If you missed out on the enticing $8,000 tax credit available to first time homebuyers because you already owned a home, fear not—you can still take advantage of government incentives to drive home sales.
In an effort to keep the housing market stable during the winter months, a traditionally slow time for real estate, President Obama signed legislation on November 6 expanding the housing credit to so-called “move-up” home buyers—owners who want to trade their existing properties for something better.
The expansion, which was part of a bill that includes extending unemployment benefits, allows for a $6,500 federal tax credit for anyone looking to switch their primary residence.
Who’s eligible to claim it
• Homeowners who’ve lived in their current home, which must be a primary residence, for at least five out of the last eight years.
• Individuals with an income of less than $125,000, or married couples with an income of less than $225,000 (whereas the $8,000 first time home buyer tax credit was only open to individuals earning less than $75,000 or married couples earning less than $150,000).
• Those looking to buy a new home with a purchase price of $800,000 or less—it doesn’t matter if the home is brand new construction on a pre-owned lot, an existing single-family home, a condo, a trailer or a house boat…as long as it’s a primary residence. Second homes, vacation homes, investment and rental properties are not allowed.
You don’t even have to trade up if you don’t want. The tax credit can be used to downsize by moving into something smaller or relocate because of a job change. You also don’t have to sell your current home—you can rent it out, turn it into a second home or list it for sale at a later date when prices might be higher.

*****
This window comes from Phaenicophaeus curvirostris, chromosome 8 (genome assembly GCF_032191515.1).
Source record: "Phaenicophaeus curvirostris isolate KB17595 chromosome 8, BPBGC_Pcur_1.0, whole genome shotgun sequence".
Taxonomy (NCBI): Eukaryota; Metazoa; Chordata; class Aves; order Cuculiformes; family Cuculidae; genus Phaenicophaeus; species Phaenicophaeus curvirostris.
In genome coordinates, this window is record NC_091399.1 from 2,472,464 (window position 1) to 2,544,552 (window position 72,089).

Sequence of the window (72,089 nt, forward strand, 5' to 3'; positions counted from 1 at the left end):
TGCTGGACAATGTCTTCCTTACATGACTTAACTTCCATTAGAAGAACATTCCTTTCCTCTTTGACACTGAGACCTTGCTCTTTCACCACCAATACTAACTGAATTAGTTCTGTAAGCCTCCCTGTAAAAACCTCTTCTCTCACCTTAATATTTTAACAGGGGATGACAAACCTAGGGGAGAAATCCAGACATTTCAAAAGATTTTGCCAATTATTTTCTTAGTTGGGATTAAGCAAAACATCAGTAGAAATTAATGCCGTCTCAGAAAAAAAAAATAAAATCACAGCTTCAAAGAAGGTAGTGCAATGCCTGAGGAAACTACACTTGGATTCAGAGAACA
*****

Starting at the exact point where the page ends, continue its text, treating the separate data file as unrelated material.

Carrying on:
When to claim it
• Now. The legislation went into effect the day it was signed (November 6). You can claim the credit as soon as you close on a qualifying home.
• Before the cut-off date for settlement: June 30, 2010.
• If you close on a new home between Nov. 6 and Dec. 31, you can claim the credit on your 2009 federal tax return or amend your 2008 return. If you purchase a home in 2010, you can file for the credit on your 2009 or 2010 return.
How to claim it
• Submit copies of your settlement statement (HUD-1 forms) along with a request for the credit using IRS Form 5405.
Keep in mind that a tax credit is not the same as a tax deduction. A tax credit is a dollar-for-dollar reduction in what you owe at the end of the year. So if you owe $7,500 in income taxes and receive the $6,500 tax credit, you would owe $1,000 to the IRS. Similarly, if you had a federal income tax liability of $5,000 and tax withholdings of $4,000 for the year, you would owe $1,000 to the IRS. But if you qualified for the $6,500 tax credit, you would receive a check for $5,500 ($6,500 minus the $1,000 owed).
Lastly, don’t even think about fudging your federal tax return to claim this credit. It’s been reported that the IRS is being extra vigilant about sussing out fraudulent claims, the result of some 90,000 ineligible claimants (including one from a four-year-old child!) to the initial $8,000 tax credit for first-time home buyers earlier this year. A high percentage of claimants turned out to have already owned a home and nearly 600 supposed first-time home buyers turned out be younger than 18 years old, a violation of the rules (the credit prohibits sales to minors and between immediate family members).
The IRS has responded by opening 115 criminal investigations (so far) and temporarily freezing more than 110,000 refunds. In other words, this is not an area to get creative with on your tax return. And don’t wait around for another tax credit to come around again soon. All signs point to this being the last one, so take advantage of it while you can. More info at federalhousingtaxcredit.com/faq2.php.